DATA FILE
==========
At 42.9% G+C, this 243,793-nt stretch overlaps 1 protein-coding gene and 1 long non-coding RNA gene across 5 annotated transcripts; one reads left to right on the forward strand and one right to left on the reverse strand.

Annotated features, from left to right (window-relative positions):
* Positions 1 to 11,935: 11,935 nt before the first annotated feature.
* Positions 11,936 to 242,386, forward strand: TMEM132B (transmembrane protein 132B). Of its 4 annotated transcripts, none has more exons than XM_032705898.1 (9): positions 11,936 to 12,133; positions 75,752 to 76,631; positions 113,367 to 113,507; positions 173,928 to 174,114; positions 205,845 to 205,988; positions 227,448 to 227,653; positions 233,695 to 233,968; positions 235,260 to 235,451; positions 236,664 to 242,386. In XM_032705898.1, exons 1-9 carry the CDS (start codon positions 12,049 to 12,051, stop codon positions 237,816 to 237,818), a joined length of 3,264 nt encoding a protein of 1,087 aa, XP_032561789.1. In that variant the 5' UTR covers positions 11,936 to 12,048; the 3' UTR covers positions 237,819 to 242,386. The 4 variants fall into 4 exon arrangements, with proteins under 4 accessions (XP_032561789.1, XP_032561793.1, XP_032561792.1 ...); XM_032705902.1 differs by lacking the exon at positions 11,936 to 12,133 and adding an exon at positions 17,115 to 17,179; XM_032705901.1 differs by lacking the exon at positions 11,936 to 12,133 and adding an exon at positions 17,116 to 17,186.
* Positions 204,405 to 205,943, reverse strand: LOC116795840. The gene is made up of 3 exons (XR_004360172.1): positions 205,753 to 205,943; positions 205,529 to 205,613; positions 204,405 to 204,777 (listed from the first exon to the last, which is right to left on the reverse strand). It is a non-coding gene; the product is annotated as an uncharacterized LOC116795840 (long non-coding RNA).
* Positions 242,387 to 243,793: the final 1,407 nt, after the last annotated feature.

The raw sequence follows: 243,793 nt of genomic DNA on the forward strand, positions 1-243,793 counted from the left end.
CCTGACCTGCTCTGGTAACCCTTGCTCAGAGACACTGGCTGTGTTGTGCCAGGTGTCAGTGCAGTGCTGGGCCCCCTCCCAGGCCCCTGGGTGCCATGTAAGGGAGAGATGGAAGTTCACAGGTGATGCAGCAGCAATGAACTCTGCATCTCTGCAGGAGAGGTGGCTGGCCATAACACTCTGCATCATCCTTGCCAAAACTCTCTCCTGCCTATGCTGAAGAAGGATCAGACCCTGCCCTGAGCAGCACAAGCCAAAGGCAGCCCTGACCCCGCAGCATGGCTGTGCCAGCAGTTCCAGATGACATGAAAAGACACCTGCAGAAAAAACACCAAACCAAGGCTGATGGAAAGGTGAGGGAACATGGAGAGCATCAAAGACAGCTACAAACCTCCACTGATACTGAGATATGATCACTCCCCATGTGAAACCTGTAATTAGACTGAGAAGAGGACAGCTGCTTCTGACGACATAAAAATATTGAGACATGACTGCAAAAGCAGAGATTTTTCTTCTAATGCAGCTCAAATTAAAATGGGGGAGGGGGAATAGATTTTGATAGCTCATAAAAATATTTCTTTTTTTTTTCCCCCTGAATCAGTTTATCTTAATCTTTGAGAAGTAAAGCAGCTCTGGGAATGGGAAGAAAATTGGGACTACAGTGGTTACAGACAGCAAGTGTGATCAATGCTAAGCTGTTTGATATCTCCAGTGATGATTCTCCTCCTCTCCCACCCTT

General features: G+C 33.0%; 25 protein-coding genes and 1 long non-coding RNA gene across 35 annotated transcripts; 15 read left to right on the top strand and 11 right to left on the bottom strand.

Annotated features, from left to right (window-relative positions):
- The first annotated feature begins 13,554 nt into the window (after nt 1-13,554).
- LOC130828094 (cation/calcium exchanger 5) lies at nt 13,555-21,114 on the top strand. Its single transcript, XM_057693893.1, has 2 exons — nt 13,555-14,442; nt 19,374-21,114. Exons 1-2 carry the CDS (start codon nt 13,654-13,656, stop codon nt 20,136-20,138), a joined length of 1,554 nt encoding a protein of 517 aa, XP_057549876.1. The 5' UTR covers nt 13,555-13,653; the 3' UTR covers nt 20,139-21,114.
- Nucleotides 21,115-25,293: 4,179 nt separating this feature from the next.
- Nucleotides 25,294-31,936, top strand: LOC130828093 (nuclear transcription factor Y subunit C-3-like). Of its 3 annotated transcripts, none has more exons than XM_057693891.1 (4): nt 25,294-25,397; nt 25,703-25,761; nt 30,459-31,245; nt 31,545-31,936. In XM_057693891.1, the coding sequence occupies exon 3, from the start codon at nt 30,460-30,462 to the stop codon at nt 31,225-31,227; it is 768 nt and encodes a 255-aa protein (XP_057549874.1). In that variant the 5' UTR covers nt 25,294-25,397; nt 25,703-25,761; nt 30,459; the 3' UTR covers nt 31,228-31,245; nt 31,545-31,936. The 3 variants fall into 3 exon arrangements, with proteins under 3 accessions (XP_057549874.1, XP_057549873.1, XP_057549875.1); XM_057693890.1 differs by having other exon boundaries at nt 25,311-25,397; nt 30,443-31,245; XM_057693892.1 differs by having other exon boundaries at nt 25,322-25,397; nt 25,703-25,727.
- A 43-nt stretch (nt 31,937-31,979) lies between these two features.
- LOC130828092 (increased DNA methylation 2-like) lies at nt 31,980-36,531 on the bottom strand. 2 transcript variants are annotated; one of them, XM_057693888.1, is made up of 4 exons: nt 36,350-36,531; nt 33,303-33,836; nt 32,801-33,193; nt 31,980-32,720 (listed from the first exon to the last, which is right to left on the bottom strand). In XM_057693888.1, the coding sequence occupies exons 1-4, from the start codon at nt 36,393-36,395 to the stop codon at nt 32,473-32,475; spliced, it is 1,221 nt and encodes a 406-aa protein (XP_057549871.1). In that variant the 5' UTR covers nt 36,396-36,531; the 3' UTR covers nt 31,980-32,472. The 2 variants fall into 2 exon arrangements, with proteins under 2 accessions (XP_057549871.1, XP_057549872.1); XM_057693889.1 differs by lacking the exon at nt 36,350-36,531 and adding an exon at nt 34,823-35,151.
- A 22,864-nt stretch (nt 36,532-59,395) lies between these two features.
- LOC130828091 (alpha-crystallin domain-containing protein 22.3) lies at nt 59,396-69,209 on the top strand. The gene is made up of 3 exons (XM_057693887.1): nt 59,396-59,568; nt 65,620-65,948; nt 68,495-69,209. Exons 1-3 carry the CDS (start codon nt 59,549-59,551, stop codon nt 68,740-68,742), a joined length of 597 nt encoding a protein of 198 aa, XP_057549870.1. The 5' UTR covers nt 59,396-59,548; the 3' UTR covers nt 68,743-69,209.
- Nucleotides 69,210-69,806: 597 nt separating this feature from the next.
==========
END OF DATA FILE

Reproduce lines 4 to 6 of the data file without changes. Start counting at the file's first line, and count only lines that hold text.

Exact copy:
* Positions 11,936 to 242,386, forward strand: TMEM132B (transmembrane protein 132B). Of its 4 annotated transcripts, none has more exons than XM_032705898.1 (9): positions 11,936 to 12,133; positions 75,752 to 76,631; positions 113,367 to 113,507; positions 173,928 to 174,114; positions 205,845 to 205,988; positions 227,448 to 227,653; positions 233,695 to 233,968; positions 235,260 to 235,451; positions 236,664 to 242,386. In XM_032705898.1, exons 1-9 carry the CDS (start codon positions 12,049 to 12,051, stop codon positions 237,816 to 237,818), a joined length of 3,264 nt encoding a protein of 1,087 aa, XP_032561789.1. In that variant the 5' UTR covers positions 11,936 to 12,048; the 3' UTR covers positions 237,819 to 242,386. The 4 variants fall into 4 exon arrangements, with proteins under 4 accessions (XP_032561789.1, XP_032561793.1, XP_032561792.1 ...); XM_032705902.1 differs by lacking the exon at positions 11,936 to 12,133 and adding an exon at positions 17,115 to 17,179; XM_032705901.1 differs by lacking the exon at positions 11,936 to 12,133 and adding an exon at positions 17,116 to 17,186.
* Positions 204,405 to 205,943, reverse strand: LOC116795840. The gene is made up of 3 exons (XR_004360172.1): positions 205,753 to 205,943; positions 205,529 to 205,613; positions 204,405 to 204,777 (listed from the first exon to the last, which is right to left on the reverse strand). It is a non-coding gene; the product is annotated as an uncharacterized LOC116795840 (long non-coding RNA).
* Positions 242,387 to 243,793: the final 1,407 nt, after the last annotated feature.